Mr. Chris Belardo is a veteran advertising specialist. He described himself as a glorified salesman. Chris was involved in several large-scale Senatorial campaigns in the past, one of which is the famed Mr. Palengke campaign. Chris describes the job of a campaign team. Sometimes they 'market' the candidate as a brand because it serves for better retention. Mas na-aalala. It's important for him to note that fortunately, there are several campaign teams that really believe in the candidates that they 'sell' ...but reality is always multi-dimensional. So the truth is there are several campaign managers that, despite their lack of faith in the candidate, still proceed (with trumpets) to media-blast that their candidate is 'the best.' Minsan trabaho lang kasi talaga yon. But it's good to witness that the voting population is changing, the attitude is different --we are slowly becoming more intelligent voters. ("...mga one hundred years pa..") Chris mourns the bygone era of real statesmen, when politics was the arena of the summa cum laudes, bar topnotchers, the intelligent and noblest among us. Mentioned here is the late Sen. Jose Diokno. Grandfather of another guest present, Jose "Pepe" Diokno III.
Pepe is a film maker and a writer for the Super section of the Inquirer. He insists that a relevant majority of young (should-be) voters are not even registered. This is a reflection of the massive wave of indifference that prevails among us. Many callers commented that the indifference stems from the lack of trust in politicians, that also roots itself in the widespread corruption in higher (and lower) administrative offices. Sabi ni Pepe, tama na angst dahil napaka-90s nun. Aksyon muna. Participate.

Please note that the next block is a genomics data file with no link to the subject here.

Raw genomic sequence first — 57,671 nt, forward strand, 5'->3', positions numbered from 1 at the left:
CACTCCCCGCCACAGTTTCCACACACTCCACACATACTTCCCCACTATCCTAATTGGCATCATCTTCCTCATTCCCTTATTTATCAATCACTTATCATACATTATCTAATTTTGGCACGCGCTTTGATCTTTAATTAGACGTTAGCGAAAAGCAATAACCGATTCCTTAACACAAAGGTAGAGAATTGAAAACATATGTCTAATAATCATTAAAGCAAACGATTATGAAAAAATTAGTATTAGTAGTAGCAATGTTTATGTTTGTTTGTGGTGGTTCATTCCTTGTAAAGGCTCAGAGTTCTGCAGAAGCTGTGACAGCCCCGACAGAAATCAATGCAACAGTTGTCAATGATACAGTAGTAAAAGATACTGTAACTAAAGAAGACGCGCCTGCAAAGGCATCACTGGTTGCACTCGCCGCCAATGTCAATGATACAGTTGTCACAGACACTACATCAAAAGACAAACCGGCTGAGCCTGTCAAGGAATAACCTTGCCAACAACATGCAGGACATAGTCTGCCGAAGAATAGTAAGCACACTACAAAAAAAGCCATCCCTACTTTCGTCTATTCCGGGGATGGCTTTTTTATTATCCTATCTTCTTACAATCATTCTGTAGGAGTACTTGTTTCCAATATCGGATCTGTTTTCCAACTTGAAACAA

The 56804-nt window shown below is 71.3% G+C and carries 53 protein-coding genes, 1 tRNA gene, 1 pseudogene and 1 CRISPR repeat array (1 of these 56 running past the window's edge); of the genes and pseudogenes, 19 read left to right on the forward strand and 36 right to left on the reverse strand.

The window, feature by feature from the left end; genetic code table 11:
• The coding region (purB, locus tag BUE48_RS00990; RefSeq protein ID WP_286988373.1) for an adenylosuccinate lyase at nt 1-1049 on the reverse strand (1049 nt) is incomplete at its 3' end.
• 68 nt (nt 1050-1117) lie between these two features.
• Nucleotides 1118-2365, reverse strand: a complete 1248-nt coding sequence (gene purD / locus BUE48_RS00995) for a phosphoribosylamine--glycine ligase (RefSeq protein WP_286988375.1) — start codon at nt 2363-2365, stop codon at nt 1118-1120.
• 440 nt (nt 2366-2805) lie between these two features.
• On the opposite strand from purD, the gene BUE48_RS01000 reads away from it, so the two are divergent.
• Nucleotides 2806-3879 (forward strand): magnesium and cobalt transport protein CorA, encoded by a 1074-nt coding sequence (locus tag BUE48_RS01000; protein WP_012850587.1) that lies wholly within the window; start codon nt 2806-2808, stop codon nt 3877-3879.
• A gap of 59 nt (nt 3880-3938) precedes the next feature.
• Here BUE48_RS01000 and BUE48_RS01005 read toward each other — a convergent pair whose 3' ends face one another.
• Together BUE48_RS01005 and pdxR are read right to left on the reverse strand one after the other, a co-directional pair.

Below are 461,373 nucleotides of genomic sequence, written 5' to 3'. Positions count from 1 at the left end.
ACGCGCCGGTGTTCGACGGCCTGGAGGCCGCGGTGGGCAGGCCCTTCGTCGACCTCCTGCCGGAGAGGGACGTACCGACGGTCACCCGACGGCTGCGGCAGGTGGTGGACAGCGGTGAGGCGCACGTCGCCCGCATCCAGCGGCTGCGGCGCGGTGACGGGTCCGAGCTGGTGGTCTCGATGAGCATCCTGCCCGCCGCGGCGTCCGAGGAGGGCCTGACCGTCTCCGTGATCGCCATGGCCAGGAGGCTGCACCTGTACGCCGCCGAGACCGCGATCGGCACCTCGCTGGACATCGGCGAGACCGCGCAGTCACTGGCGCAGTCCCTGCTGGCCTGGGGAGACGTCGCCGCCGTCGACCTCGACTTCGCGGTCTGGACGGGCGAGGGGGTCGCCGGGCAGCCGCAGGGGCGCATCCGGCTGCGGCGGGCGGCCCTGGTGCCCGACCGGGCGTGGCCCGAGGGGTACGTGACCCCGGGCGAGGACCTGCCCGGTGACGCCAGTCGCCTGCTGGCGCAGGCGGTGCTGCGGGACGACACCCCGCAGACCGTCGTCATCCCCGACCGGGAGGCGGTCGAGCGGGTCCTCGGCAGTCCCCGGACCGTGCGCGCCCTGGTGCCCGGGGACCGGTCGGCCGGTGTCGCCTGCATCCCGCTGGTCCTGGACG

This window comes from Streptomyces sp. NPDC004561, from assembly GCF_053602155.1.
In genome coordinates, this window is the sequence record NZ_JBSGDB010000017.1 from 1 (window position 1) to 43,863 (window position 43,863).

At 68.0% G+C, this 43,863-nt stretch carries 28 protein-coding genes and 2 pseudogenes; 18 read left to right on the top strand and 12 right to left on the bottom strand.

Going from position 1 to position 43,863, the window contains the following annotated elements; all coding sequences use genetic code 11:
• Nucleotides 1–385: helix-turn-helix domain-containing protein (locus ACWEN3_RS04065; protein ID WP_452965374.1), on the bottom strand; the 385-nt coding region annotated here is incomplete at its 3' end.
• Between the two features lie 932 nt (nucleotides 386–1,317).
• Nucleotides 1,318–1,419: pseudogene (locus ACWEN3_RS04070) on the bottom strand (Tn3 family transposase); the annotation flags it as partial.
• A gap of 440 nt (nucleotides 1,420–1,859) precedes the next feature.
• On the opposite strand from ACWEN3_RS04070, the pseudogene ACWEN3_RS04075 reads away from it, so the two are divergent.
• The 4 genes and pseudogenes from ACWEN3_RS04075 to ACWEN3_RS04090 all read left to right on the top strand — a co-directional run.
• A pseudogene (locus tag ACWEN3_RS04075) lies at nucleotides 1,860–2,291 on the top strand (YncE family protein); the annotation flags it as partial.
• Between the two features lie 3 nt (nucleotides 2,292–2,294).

Lourd posed a question that how come even if someone spends a tremendous amount of money on a media blitz, he or she is still not guaranteed to win? If the war is about exposure and media savvy-ness, then why is 'the biggest spender' still not in the magic 12 slots of survey-winning candidates? Noel Cabangon interjects that perhaps it is not enough that popularity is boosted, it is because those candidates have not earned their niches or have not really produced anything concrete regarding nation-building. Eh baka wala pa silang nagagawa kasi. Walang track record. The subject of dynasties came up in this light. Minsan wala pang ginagawa ang mga kandidato pero dahil matunog at malutong ang apelyido nila, maari silang manalo. Gang of Rock Ed shares that according to a Julio Teehankee article she came across -'for some 16o families, the two Houses of Phil. Congress have practically been home for the last century. These families have had two or more members who have served in Congress, and they account for nearly 1/4 of the men and women who have been elected to national lawmaking from 1907-2004. Political clans have been an enduring feature of our political scenario. And in the light of this topic, ang apelyido ay minsan ang nagdadala ng kampanya ng isang kandidato--hindi ang abilidad.

The Rock Ed volunteer research team looked for and FOUND a copy of the historic MAMBO MAGSAYSAY jingle from the 50's. Their research also showed that it was one of the first western-styled campaign methods in the Philippines. Dati ata bigayan lang ng manok, gulay, o baboy. Sabay kamayan, pakain tapos painom. Pero siguro nga dahil 'cream of the crop' naman ang tumatakbo talaga noon, ang kampanya ay labanan ng resume at ng nagawa.

Chris shared that gone are the days of big, live rallies and house to house campaigns for national positions. Wala na masyado yung nakikipagkamay sa mga tao, sa mga lakaran sa kalye at pa-kaway kaway sa lipon ng mga tao sa sidewalk. Mas cost effective daw kung gumastos na lang para sa radyo, TV, at iba pang forms of media to campaign. And the whole point (sadly) of campaigning is to really get the most votes. Gang says it's not anymore about the whole point of elections which is 'participation and choice.' Beauty contest na talaga ang elections, kadalasan.